School of Health and Human Sciences


Concussions are more prevalent in contact and collision sports, where physical interaction is a part of the activity relative to non-contact/collision sports. In contact sports (e.g., soccer) physical contact is acceptable but not necessary. In collision sports (e.g., football) intentional hitting or colliding is part of play. Female participation in football has risen, yet research examining preseason balance and cognition scores in female collision sport athletes is limited. Preseason data is often used to make appropriate return-to-play decisions after a potential concussion. Exposure to different physical contact prevalence relative to spot participation could lead to different balance and cognition performance in the preseason data.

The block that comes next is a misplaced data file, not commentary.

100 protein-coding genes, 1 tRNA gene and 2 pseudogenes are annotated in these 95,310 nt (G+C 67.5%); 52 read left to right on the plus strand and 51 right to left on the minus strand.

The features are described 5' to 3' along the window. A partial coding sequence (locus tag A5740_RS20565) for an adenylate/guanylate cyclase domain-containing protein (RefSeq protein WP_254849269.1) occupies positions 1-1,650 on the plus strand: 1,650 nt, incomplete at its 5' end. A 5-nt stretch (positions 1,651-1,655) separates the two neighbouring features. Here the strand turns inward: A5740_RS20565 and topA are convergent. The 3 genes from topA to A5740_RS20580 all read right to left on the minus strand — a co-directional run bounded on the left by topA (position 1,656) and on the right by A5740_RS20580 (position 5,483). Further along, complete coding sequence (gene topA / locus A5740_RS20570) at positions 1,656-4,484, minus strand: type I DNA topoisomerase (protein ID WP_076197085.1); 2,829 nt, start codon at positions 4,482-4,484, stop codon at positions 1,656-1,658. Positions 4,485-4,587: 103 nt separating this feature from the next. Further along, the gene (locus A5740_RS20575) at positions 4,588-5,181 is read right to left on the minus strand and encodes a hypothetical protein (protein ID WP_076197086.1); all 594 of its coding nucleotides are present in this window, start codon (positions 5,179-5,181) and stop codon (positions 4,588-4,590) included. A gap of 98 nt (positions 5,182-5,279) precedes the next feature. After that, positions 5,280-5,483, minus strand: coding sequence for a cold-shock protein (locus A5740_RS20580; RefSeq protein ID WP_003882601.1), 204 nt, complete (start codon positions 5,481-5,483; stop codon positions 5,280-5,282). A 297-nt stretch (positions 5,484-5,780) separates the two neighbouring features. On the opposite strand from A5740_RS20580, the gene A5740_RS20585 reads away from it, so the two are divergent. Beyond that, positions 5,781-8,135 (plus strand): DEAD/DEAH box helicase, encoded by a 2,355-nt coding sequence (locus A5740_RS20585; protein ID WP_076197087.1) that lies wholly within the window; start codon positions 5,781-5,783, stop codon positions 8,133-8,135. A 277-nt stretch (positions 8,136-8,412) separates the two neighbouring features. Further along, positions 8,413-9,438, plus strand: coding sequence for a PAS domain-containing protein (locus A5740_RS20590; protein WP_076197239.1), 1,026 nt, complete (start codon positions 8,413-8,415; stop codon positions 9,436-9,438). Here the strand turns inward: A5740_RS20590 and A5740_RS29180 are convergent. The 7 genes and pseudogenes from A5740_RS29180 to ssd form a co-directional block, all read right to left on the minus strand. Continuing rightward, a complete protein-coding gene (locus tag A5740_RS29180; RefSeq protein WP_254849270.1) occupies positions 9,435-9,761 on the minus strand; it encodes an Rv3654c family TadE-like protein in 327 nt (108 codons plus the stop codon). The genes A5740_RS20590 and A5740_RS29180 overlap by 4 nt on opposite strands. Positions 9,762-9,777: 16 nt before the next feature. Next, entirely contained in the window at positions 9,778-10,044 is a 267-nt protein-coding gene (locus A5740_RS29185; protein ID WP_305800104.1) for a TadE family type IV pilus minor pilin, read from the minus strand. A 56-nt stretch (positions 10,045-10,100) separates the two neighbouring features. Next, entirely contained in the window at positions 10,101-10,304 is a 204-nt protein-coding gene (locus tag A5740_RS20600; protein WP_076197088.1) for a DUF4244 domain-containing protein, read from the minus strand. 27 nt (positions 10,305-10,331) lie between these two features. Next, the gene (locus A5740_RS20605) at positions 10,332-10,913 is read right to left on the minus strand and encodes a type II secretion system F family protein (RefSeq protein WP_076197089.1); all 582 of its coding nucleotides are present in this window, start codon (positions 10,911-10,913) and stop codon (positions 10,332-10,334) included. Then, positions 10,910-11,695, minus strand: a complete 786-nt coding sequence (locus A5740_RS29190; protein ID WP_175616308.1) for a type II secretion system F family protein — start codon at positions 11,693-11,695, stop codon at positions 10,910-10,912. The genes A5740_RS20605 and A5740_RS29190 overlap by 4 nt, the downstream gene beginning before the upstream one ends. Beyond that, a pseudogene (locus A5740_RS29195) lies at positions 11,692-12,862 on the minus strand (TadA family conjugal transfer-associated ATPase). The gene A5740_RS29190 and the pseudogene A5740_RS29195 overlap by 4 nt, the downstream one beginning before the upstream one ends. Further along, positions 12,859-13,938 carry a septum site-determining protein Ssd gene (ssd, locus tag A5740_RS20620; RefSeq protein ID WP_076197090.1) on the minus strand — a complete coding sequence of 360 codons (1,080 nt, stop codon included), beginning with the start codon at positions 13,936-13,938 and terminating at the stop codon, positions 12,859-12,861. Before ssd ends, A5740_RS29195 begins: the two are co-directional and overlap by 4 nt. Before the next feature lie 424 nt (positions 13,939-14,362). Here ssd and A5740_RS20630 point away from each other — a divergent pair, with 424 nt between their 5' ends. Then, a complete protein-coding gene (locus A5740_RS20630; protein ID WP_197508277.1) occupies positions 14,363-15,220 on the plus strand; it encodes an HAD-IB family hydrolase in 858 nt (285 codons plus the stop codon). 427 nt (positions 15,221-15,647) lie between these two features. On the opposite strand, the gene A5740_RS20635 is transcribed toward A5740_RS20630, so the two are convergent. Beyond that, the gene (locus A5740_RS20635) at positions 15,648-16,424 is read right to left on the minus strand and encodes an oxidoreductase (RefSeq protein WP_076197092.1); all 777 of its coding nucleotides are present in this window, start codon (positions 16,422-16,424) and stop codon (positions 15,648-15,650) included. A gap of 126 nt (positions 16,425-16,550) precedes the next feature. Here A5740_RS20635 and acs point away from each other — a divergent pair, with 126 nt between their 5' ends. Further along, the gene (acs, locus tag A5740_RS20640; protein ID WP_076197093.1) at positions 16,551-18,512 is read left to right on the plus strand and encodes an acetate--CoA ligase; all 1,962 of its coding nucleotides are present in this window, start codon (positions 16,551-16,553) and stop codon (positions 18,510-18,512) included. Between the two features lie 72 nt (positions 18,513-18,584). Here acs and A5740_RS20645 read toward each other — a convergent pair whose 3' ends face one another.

Compare female collision sport athletes to previously published normative values from male and female combined contact and collision sport groups to determine whether sex-specific and sport type-specific normative values differ.
Hypothesis: Female collision sport athletes would have different performance on balance and cognitive tests relative to combined sex and sport-type athletes.


The data suggest that female collision sport athletes have very different preseason cognition scores relative to male and female combined contact and collision sport athletes, but only small differences in balance exists between the groups. It is plausible that the prevalence of previous exposure to physical interaction within their sports could partially account for these differences. These data support our recent work showing that balance and cognitive performance in female football players is different relative to male collegiate and professional football players. Thus, concussion protocol and return-to-play guidelines may need to be specific to both sex and sport type.